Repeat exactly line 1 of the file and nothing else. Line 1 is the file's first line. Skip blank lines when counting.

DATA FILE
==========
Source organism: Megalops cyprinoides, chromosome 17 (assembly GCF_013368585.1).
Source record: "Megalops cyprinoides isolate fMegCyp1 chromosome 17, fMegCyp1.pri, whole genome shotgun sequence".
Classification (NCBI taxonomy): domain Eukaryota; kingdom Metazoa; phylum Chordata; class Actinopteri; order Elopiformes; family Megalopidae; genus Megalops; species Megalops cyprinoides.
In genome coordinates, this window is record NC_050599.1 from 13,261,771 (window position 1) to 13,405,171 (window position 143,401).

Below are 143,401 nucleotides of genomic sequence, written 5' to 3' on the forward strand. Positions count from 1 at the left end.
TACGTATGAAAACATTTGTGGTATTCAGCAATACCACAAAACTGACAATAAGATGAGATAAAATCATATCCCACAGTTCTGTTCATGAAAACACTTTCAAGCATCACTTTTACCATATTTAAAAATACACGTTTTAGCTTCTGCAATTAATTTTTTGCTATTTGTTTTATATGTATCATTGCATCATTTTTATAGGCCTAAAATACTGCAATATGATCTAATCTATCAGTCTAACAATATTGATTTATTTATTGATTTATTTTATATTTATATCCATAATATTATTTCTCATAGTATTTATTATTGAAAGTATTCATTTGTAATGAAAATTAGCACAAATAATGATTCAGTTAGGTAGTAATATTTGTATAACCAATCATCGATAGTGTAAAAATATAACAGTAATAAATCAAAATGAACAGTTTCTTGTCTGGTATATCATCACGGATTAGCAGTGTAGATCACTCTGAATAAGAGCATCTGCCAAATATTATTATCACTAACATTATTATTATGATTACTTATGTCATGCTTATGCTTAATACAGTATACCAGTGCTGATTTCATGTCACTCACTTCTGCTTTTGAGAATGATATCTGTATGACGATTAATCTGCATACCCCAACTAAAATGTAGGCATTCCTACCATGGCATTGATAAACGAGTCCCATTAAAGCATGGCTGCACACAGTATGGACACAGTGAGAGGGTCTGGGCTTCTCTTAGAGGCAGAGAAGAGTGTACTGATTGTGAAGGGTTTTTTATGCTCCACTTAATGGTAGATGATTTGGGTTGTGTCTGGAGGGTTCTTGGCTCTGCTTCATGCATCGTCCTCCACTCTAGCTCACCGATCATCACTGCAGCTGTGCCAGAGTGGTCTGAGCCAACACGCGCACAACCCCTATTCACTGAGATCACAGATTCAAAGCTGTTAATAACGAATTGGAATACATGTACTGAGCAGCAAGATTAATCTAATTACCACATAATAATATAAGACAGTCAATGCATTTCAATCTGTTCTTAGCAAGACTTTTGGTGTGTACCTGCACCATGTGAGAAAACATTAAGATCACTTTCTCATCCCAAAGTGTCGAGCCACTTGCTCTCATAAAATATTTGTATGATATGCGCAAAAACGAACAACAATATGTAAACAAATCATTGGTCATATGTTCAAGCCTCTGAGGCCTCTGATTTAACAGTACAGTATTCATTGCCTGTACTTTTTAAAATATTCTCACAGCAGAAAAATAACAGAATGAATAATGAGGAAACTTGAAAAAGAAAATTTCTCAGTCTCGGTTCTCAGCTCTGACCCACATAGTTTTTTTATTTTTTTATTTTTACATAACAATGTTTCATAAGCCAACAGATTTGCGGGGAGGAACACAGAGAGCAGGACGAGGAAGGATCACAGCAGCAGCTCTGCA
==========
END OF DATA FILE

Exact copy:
Source organism: Megalops cyprinoides, chromosome 17 (assembly GCF_013368585.1).